W-MCP2-4.028 TO MARY BAKER MCQUESTEN from her father, Rev. Thomas McQuesten
Jun 30 1882
To: Mrs. I. B. McQuesten [Hespeler, Ontario]
From: 3 Bold St., Hamilton, Ontario
My Loving Daughter,
I cannot convey to you an adequate idea of the thankfulness to our heavenly Father experienced by me on the receipt at half past five this afternoon, of a Telegram informing that Thomas Baker and mother both doing "very well." We can but call upon our souls and all that is within us to bless and praise God's holy name. He has indeed dealt very bountifully with us--He has turned our anxiety into joy and thanksgiving. Ma and I often spoke to each other about you not so of the honour, as we were anxious for your safety sometimes we tormented ourselves with gloomy forebodings of the future--Often together we prayed that God might spare you to your husband and dear little children--prayed knowing the heart's desire of you both, that He would give you a son, perfect in body and mind, sanctified to Him from his birth, and should grow up to be a true believer in Xt, a father in the Church of God.1
Now we bless Him, who eminently has been the hearer of prayer in all ages, for having heard our petitions in past, and we will continue to pray that as time rolls on He will grant all our desires on behalf of the latest arrival of all the dear little ones preceding, and for the two parents that they may gratefully feel their obligations to God for his great mercy to them and theirs and take most earnestly from Him, Grace and Wisdom to enable them in walking together in the fear of the Lord and comfort of the Holy Ghost to bring up their children in the nurture and admonition of the Lord.
Dear Mary, may you and Isaac be long spared to each other and to your dear children, and finally, having how long usefully and happily training up your loved ones for God, may parents and children stand with acceptance and joy in His presence, the former "[Shining Him?] are in Father and the children Thou hast given us."
I am thankful to write Ma has been for the last two days something easier. The wounds in the back have healed rapidly and well, and there has been considerable discharge from her finger. I think she is now brought to believe the finger as a safety valve must not be closed, and that she is now reconciled to its being so. 2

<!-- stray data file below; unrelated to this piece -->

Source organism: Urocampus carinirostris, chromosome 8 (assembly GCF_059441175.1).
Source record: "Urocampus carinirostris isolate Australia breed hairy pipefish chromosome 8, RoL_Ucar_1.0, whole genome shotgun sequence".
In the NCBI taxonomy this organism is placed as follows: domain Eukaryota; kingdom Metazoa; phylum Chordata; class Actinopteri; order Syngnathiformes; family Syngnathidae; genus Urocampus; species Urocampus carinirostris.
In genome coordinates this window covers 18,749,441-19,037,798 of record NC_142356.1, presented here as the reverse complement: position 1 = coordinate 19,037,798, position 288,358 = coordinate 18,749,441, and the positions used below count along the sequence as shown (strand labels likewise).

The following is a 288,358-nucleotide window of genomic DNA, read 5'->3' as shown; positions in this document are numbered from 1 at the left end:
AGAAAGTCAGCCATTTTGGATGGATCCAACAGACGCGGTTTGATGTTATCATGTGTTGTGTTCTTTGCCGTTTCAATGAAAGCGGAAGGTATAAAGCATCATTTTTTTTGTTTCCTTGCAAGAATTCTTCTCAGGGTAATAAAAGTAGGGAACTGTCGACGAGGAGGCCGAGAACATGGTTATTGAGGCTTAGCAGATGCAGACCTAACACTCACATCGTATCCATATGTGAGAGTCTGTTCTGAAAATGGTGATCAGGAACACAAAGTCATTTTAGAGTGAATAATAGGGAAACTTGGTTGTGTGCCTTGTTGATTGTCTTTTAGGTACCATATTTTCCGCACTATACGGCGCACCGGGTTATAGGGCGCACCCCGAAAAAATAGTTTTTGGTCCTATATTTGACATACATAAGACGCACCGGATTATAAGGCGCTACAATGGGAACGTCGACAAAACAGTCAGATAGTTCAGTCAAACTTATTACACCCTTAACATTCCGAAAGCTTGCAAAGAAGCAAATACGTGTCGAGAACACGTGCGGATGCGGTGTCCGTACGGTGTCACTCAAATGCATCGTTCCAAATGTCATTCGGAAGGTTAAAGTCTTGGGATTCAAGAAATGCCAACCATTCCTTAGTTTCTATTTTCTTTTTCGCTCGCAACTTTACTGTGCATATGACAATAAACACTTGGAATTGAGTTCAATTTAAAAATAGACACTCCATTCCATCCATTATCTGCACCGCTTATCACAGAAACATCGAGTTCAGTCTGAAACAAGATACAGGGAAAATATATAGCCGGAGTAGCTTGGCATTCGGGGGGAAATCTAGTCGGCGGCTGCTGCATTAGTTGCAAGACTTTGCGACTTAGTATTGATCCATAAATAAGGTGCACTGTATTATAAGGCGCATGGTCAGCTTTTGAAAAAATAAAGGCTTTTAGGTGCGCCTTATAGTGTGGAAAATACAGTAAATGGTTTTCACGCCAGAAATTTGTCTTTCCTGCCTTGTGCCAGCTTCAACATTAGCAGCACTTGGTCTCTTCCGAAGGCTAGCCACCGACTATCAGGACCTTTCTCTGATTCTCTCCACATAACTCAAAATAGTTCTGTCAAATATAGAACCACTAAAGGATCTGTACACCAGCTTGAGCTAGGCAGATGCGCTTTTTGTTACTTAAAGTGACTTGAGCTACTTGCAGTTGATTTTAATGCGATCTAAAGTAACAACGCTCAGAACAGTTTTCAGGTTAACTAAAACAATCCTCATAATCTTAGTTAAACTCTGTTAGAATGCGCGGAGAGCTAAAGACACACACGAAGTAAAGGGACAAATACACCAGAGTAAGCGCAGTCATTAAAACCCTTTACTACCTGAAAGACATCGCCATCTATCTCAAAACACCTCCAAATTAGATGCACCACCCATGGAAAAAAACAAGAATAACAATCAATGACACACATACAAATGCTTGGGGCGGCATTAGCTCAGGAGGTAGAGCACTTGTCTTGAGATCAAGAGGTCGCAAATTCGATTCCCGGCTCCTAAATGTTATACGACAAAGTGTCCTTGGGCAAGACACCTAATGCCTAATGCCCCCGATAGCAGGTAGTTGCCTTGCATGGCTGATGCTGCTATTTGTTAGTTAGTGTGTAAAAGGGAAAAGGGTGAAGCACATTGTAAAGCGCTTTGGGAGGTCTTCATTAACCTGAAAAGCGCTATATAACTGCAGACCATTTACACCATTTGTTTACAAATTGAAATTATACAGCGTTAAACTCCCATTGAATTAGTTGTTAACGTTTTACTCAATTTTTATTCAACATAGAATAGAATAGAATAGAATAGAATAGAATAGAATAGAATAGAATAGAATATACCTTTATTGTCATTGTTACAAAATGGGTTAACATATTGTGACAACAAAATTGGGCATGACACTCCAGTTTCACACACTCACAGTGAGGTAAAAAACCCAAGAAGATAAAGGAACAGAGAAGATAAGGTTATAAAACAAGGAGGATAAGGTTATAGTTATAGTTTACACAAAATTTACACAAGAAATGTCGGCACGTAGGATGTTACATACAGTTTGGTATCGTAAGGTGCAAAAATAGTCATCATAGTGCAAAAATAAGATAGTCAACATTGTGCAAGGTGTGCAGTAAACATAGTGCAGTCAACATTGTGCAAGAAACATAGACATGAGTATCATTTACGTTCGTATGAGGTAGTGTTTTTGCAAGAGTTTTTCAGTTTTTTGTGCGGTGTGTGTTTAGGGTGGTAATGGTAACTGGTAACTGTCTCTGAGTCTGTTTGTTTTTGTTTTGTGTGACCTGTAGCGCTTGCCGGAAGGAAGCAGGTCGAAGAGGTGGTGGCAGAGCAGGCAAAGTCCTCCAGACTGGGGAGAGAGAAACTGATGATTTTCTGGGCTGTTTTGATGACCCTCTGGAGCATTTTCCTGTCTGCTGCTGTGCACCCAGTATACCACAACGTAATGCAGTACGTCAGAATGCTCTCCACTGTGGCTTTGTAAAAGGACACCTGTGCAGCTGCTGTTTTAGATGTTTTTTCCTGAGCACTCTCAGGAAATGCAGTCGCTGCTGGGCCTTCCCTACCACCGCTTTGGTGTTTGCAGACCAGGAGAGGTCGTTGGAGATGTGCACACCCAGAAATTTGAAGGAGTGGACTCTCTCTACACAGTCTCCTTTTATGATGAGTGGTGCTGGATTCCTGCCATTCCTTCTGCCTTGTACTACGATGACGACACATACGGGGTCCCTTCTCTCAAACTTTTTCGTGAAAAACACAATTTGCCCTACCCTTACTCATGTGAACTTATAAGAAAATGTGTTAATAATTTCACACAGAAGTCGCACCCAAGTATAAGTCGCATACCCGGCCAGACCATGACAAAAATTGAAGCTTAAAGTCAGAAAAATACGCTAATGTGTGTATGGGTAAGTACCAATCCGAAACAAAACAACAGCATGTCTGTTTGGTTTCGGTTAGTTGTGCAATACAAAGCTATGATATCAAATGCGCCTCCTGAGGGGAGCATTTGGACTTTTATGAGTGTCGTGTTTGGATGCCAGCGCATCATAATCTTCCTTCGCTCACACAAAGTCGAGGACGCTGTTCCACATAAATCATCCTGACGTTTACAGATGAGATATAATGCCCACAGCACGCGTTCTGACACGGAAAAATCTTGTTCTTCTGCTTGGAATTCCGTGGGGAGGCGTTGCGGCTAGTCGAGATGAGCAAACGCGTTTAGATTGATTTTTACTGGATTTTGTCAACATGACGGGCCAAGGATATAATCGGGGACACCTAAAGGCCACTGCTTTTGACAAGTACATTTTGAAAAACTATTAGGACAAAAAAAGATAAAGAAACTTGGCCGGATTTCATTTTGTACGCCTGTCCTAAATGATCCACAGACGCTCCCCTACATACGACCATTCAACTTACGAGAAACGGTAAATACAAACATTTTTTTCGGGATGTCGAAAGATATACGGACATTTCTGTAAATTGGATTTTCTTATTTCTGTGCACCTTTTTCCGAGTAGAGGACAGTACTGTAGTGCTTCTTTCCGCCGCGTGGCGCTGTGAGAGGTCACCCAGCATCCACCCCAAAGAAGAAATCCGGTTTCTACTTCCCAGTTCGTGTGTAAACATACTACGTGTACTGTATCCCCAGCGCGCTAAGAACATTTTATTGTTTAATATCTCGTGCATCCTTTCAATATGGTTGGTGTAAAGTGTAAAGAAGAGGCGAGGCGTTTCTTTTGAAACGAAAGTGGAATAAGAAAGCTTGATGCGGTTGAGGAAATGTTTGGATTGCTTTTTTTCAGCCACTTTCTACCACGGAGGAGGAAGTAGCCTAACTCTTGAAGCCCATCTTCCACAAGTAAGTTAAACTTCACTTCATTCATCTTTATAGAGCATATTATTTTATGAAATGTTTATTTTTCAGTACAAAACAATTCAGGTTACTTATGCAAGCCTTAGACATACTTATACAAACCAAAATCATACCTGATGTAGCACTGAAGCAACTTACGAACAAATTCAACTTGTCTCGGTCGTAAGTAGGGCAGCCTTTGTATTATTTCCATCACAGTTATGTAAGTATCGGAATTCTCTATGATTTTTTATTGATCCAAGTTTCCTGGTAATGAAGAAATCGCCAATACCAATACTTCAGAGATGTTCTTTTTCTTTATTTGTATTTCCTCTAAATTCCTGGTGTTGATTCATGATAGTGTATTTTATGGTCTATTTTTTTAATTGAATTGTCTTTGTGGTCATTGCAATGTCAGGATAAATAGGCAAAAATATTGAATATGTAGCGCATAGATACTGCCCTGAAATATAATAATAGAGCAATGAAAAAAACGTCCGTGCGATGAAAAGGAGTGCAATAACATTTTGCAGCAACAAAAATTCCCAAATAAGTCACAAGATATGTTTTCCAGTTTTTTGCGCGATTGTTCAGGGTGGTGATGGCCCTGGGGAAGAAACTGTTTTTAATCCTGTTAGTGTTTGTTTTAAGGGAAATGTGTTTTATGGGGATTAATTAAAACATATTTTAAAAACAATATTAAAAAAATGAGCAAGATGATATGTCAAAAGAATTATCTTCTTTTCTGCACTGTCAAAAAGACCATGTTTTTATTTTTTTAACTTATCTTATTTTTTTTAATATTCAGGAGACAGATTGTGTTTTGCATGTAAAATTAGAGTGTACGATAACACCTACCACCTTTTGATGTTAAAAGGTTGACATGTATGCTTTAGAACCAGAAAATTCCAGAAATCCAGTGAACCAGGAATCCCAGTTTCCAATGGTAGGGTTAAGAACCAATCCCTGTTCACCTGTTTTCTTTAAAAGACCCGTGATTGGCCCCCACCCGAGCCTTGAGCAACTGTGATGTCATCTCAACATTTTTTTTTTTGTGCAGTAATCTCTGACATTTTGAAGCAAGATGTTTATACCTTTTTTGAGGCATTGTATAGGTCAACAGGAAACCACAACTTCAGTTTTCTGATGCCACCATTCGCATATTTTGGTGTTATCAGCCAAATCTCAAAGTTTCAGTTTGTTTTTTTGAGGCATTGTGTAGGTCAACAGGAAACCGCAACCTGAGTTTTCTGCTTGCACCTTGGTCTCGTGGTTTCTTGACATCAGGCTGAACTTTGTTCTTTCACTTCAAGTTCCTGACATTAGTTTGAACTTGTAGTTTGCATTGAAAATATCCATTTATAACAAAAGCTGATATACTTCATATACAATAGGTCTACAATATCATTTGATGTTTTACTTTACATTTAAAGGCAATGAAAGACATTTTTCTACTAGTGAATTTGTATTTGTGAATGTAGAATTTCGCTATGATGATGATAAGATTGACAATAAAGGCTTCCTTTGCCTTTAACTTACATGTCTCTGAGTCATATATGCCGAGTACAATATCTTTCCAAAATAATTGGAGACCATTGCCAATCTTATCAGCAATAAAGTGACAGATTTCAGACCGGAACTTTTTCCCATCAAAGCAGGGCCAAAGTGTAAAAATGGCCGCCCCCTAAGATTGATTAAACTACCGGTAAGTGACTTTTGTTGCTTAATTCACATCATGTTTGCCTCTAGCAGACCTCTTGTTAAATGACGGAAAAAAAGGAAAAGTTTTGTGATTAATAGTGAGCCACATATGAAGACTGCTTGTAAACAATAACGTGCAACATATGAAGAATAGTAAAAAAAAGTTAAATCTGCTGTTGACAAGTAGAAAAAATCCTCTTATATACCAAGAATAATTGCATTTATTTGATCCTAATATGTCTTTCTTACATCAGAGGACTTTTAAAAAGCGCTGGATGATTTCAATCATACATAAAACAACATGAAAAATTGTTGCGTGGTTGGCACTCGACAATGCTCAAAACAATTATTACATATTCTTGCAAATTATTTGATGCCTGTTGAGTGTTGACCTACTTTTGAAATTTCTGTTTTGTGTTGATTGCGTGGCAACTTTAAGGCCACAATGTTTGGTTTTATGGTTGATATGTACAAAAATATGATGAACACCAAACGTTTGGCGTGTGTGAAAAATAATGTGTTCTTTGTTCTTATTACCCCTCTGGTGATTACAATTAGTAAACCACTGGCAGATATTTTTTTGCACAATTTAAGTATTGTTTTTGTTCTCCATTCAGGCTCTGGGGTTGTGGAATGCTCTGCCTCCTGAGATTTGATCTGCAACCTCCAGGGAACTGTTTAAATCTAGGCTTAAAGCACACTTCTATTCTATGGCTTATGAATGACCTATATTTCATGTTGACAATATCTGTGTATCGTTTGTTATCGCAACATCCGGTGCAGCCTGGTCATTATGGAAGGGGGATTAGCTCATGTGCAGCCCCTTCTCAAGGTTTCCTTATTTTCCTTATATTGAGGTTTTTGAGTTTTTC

I this morning purchased some strawberries for you, but Isaac did not come down, Ma fearing they would spoil preserved them, and wishes me to say they appear to be going [?], she will if agreeable to you, preserve some for you next week.
Calvin has been a very good boy, and will I daresay be pleased to see his lately arrived brother. I hope all the girls received him joyously. It would affect me no small pleasure to see little Tom, Mamma, Papa, and all others of the family.
Ma writes with me in kindest love to you, Isaac, and all the children, with many hopes to them and especially hearty welcome to the happy addition of their number.
Kind regards to Mrs. Stanton and Dr. Mullin. With earnest request that you take good care of yourself and earnest prayer to the Father of mercies to speedily raise you up in health and strength and care of your loved family,
I remain, dear Mary,
Your aff'te Father
P.S. I send you a picture piece, I have had in possession for some time, keeping it for a hoped for happy occasion,--in addition to the [?].
1 Mary's first son Calvin (Rev. Calvin) was born with some disability in his left hand, arm and side. He also suffered with some emotional instability. For Calvin and for Thomas, see their bio's by clicking on their pictures in "Family."
2 Mrs. Baker, had been treated by "cupping," see letter W2466. She died in 1882, reportedly from diabetes complicated by a scratch from a cat--which may be the wound at her finger.